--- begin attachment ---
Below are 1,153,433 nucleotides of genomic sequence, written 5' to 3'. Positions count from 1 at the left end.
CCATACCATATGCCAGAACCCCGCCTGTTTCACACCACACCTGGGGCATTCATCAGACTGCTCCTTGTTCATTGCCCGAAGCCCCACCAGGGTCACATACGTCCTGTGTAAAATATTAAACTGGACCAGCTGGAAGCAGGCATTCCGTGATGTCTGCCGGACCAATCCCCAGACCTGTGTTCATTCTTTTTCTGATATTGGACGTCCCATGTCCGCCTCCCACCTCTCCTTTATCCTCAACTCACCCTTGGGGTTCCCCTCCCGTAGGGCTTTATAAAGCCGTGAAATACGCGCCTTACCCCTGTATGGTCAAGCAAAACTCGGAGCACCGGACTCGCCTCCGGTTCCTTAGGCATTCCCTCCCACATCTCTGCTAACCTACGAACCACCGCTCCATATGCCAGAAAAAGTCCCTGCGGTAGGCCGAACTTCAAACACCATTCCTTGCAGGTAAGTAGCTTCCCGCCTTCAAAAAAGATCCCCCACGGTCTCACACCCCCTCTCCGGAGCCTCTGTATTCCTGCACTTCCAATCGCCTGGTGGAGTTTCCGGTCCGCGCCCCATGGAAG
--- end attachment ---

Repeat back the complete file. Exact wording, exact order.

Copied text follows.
Below are 1,153,433 nucleotides of genomic sequence, written 5' to 3'. Positions count from 1 at the left end.
CCATACCATATGCCAGAACCCCGCCTGTTTCACACCACACCTGGGGCATTCATCAGACTGCTCCTTGTTCATTGCCCGAAGCCCCACCAGGGTCACATACGTCCTGTGTAAAATATTAAACTGGACCAGCTGGAAGCAGGCATTCCGTGATGTCTGCCGGACCAATCCCCAGACCTGTGTTCATTCTTTTTCTGATATTGGACGTCCCATGTCCGCCTCCCACCTCTCCTTTATCCTCAACTCACCCTTGGGGTTCCCCTCCCGTAGGGCTTTATAAAGCCGTGAAATACGCGCCTTACCCCTGTATGGTCAAGCAAAACTCGGAGCACCGGACTCGCCTCCGGTTCCTTAGGCATTCCCTCCCACATCTCTGCTAACCTACGAACCACCGCTCCATATGCCAGAAAAAGTCCCTGCGGTAGGCCGAACTTCAAACACCATTCCTTGCAGGTAAGTAGCTTCCCGCCTTCAAAAAAGATCCCCCACGGTCTCACACCCCCTCTCCGGAGCCTCTGTATTCCTGCACTTCCAATCGCCTGGTGGAGTTTCCGGTCCGCGCCCCATGGAAG